Boys of Pointe du Hoc: Ronald Reagan, D-Day, and the U.S. Army 2nd Ranger Battalion

Boys of Pointe du Hoc: Ronald Reagan, D-Day, and the U.S. Army 2nd Ranger Battalion

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Overview

Boys of Pointe du Hoc: Ronald Reagan, D-Day, and the U.S. Army 2nd Ranger Battalion by Douglas Brinkley, Douglas G. Brinkley

Acclaimed historian and New York Times bestselling author of Tour of Duty Douglas Brinkley brings the riveting account of the brave U.S. Army Rangers who stormed the coast of Normandy on D-Day and the President, forty years later, who paid them homage.

U.S. and British warships poised in the English Channel had eighteen targets on their bombardment list for D-Day morning. The 100-foot promontory known as Pointe du Hoc — where six big German guns were ensconced — was number one. Under the bulldoggish command of Colonel James E. Rudder of Texas, these elite forces — "Rudder's Rangers" — took control of the fortified cliff. The liberation of Europe was under way.

Based upon recently released documents, The Boys of Pointe du Hoc is the first in-depth, anecdotal remembrance of these fearless Army Rangers. With brilliant deftness, Brinkley moves between two events four decades apart to tell the dual story of the making of Reagan's two uplifting 1984 speeches, considered by many to be among the best orations the Great Communicator ever gave.

Product Details

ISBN-13: 9780060759599
Publisher: HarperCollins Publishers
Publication date: 05/31/2005
Edition description: Abridged, 5 CDs, 6 hours
Product dimensions: 5.26(w) x 5.76(h) x 0.78(d)

About the Author

Douglas Brinkley is a professor of history at Rice University, the CNN Presidential Historian, and a contributing editor at Vanity Fair and Audubon. The Chicago Tribune has dubbed him “America’s new past master.” His recent Cronkite won the Sperber Prize for Best Book in Journalism and was a Washington Post Notable Book of the Year. The Great Deluge won the Robert F. Kennedy Book Award. He is a member of the Society of American Historians and the Council on Foreign Relations. He lives in Austin, Texas, with his wife and three children.

Douglas Brinkley is a professor of history at Rice University, the CNN Presidential Historian, and a contributing editor at Vanity Fair and Audubon. The Chicago Tribune has dubbed him “America’s new past master.” His recent Cronkite won the Sperber Prize for Best Book in Journalism and was a Washington Post Notable Book of the Year. The Great Deluge won the Robert F. Kennedy Book Award. He is a member of the Society of American Historians and the Council on Foreign Relations. He lives in Austin, Texas, with his wife and three children.

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Boys of Pointe du Hoc: Ronald Reagan, D-Day, and the U.S. Army 2nd Ranger Battalion 2.7 out of 5 based on 0 ratings. 6 reviews.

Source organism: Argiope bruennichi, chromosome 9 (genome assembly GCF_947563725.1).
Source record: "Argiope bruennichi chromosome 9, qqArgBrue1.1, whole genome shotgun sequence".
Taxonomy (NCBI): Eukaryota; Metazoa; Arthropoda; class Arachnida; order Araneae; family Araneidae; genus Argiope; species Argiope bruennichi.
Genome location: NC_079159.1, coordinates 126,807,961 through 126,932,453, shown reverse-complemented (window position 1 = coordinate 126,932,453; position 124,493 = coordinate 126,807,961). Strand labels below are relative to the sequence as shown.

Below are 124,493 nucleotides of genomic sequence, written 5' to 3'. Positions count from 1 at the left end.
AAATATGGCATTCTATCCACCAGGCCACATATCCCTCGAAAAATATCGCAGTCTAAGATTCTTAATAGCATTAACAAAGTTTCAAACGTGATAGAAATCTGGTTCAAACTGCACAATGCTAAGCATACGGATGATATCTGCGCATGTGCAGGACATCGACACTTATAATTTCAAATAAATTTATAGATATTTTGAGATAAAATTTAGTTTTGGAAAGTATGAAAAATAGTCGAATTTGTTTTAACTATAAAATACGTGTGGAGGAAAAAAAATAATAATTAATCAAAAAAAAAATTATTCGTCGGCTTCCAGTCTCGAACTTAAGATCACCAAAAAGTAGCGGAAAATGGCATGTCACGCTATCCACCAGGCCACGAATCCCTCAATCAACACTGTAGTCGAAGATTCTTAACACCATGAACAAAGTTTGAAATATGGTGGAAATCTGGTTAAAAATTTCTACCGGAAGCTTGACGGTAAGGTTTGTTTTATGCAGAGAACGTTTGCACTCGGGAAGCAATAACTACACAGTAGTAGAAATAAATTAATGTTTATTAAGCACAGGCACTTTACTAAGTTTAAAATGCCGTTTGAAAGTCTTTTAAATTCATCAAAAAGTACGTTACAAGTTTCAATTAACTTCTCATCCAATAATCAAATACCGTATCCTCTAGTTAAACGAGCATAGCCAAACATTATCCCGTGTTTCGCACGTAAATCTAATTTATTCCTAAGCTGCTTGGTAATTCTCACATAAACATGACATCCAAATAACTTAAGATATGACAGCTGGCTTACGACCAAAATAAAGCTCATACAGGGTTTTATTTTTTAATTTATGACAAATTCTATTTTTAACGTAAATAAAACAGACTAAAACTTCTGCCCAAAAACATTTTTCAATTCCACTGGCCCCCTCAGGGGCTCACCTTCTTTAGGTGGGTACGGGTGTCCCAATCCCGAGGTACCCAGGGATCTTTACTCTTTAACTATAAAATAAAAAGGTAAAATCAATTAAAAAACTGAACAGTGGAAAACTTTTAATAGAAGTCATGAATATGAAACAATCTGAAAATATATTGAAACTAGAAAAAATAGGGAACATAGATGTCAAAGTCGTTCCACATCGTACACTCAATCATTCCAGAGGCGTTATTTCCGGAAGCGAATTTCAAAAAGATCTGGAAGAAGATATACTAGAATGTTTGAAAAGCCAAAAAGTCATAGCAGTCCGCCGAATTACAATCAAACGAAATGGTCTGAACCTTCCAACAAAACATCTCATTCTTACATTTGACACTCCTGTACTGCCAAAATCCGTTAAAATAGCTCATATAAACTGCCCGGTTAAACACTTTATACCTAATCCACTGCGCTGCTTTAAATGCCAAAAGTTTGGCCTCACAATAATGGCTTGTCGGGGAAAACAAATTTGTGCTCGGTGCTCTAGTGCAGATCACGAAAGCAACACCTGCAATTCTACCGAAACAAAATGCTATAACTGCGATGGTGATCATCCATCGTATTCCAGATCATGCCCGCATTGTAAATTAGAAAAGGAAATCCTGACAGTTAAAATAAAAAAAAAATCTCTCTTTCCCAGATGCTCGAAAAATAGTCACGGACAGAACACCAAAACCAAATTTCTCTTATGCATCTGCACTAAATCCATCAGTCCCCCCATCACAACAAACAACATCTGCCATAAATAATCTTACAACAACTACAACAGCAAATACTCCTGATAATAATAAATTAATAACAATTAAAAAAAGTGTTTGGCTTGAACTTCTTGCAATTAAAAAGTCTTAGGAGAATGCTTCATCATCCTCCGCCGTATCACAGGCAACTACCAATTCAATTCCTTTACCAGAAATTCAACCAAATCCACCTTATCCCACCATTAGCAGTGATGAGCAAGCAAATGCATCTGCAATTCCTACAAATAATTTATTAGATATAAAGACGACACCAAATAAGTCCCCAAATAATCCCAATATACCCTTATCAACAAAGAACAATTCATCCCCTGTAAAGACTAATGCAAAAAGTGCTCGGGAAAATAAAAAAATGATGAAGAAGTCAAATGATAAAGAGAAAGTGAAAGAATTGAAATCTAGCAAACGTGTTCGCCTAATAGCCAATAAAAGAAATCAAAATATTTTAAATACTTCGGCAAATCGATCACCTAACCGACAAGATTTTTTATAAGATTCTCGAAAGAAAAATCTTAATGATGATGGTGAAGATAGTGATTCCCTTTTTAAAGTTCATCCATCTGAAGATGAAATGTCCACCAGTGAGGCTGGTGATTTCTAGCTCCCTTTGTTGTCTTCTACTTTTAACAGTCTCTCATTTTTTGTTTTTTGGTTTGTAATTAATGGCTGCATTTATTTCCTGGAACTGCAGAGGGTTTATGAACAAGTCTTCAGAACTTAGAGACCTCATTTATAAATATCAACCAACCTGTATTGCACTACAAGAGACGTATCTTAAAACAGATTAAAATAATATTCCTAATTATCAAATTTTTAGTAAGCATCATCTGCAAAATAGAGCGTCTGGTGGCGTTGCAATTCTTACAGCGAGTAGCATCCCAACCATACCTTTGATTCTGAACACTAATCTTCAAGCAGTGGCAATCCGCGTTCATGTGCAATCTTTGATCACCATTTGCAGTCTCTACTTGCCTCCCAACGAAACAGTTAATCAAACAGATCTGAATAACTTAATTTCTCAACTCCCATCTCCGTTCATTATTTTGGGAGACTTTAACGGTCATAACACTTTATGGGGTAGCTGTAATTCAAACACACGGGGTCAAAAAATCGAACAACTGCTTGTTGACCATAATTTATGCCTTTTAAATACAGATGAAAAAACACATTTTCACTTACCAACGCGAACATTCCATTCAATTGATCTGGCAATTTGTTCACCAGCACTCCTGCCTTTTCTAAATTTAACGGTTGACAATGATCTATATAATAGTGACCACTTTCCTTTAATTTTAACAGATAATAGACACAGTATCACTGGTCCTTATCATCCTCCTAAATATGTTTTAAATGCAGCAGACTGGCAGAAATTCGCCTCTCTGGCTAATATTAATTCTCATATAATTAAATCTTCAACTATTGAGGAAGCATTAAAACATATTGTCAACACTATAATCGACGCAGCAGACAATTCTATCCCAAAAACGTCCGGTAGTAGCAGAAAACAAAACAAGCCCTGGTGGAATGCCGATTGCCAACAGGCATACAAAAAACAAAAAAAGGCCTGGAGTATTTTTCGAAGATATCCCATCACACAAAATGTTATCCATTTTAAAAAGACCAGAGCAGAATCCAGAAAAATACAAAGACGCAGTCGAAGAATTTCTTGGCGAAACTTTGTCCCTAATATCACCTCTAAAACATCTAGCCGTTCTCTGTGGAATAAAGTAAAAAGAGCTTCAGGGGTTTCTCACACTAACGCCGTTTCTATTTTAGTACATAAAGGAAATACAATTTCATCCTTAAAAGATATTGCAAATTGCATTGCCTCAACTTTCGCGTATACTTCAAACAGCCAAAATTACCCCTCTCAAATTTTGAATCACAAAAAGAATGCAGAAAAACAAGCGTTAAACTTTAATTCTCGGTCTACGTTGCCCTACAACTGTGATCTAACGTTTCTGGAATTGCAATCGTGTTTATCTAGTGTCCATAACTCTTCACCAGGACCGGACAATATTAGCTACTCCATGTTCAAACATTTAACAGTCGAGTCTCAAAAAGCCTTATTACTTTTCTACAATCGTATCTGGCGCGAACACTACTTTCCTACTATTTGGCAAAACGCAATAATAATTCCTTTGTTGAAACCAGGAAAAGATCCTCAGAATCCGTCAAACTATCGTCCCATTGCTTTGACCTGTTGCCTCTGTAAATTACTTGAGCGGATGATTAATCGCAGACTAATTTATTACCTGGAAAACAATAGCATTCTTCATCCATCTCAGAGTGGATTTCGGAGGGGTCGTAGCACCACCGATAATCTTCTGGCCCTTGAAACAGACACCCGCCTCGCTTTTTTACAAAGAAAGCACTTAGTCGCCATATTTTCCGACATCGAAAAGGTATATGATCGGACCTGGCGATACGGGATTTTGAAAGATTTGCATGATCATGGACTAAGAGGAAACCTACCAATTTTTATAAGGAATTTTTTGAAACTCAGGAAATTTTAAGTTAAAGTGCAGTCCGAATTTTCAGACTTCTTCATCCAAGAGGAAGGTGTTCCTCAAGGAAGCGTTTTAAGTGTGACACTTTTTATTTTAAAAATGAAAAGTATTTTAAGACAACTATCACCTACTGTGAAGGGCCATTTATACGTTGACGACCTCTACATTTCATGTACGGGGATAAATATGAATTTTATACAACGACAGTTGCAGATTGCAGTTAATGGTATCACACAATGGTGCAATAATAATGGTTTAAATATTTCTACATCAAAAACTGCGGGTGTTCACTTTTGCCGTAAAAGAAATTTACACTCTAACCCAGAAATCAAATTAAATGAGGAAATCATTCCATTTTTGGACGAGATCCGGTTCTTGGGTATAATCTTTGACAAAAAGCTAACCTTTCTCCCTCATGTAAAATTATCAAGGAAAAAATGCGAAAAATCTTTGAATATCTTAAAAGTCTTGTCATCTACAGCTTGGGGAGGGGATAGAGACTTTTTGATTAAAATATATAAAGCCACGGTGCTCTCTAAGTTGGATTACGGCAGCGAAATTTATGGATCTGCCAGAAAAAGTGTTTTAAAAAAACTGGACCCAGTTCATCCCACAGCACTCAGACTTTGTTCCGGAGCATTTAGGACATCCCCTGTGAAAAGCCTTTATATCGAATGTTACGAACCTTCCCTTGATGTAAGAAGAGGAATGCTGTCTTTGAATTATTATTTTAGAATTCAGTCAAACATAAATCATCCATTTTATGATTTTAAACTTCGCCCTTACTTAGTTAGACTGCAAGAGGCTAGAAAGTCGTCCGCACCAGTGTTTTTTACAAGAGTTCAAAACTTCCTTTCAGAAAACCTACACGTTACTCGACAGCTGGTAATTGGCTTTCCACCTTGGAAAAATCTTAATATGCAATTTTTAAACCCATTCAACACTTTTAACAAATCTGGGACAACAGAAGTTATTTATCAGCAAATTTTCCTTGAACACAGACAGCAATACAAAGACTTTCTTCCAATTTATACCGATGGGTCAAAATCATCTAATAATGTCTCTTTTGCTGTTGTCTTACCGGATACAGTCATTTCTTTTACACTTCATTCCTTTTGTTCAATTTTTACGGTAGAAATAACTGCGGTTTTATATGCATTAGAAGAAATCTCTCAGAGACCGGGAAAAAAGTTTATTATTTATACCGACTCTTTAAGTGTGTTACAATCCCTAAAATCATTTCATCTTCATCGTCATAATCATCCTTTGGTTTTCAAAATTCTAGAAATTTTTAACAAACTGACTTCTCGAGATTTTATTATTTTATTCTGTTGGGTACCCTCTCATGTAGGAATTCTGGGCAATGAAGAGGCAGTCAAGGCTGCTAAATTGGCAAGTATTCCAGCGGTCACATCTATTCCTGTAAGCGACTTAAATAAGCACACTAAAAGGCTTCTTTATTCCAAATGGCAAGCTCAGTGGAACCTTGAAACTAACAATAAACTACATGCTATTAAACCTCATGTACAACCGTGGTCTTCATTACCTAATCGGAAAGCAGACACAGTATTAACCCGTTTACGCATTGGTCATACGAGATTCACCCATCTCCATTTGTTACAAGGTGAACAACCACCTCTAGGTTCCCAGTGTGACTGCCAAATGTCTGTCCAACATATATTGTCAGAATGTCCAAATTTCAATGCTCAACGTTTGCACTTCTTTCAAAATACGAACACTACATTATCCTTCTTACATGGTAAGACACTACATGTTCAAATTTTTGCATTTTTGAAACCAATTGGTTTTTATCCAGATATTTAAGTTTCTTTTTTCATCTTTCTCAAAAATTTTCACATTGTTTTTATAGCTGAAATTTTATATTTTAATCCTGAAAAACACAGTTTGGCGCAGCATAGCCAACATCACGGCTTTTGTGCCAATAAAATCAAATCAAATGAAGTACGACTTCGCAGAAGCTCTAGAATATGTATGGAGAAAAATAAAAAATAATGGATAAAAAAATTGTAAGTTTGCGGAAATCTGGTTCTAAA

Guest More than 1 year ago
I really enjoyed reading the book. My parent's generation is just the best. They were so tuned to the true values of living life. I remember when Reagan gave the speech at Point Du Hoc, but I was not totally up to speed on the circumstances of the battle. Boy, put the speech and circumstances together and it makes for a dynamite read.
Guest More than 1 year ago
Not enough in this book about the D-Day invasion and the exploits of the U.S. Army Rangers during and after June 6, 1944. Quick start and then it went flat for me. I lost interest with all the details about the writing of Reagan's speeches for the June 1984 anniversaries at Normandy. I was expecting more Ambrose style writing but it just never materialized.
Guest More than 1 year ago
I was hoping for a little more detail on the rangers. The author wrote a little too much about the speech writers for Regan and not enough about the men who climbed the cliffs at Pointe du Hoc. I'll stick to Stephen Ambrose books for WWII soldier stories. The authors book RISE TO GLOBALISM is excellent, maybe the title was just misleading on this book
Anonymous More than 1 year ago
I believe that those giving this book a poor review are not paying that much attention to the title.  If they would have, they wouldn't have been disappointed.  It's pretty apparent to me that the speech was going to take center role.  The title is from the speech.  The first thing mentioned in the subtitle is Ronald Reagan.  So yes, pay attention to the title and you will not be disappointed.  It tells us the story  of D-Day as a set-up for the speech.  It only touches on what occurred..  This brief book nails it.  
Slowbutsure More than 1 year ago
To "Anonymous"/"Don't Buy this book", I read a book called FIRST MEN IN by Ed Ruggero and is about the 82nd AB dropping into Sicily. One of the participants of the drop read THE LONGEST DAY and told Mr. Ryan that the incident that Ryan wrote about didn't happen that way. Ryan told him that it made for a better story. I will not ever read a Cornelius Ryan book. It's been a few years since I read the Ruggero book, but I believe that it was a footnote that Ruggero mentioned this. BTW, Reagan was a 2 term governor of California and the President of the Screen Actors Guild and was a Democrat until he was disgusted by his fellow actors and their Communist leanings. Look up some of his speeches from the early 60's. he wasn't just an actor. Had to give one star because I haven't read it...yet.
Anonymous More than 1 year ago
As the other reviewers stated, Mr. Brinkley spends too little time on the D-Day invasion and too much about Reagan. And the fact the Mr. Brinkley flatly disparages Cornelius Ryan for his book The Longest Day is totally unacceptable. Mr. Ryan wrote historically accurate books with detail and vision. Mr. Brinkley's book is muddled, out of sequence and too concerned with a President that had no role in WWII. If you want to learn more about June 6, 1944, look for other better written books that write about the day, not about an actor President.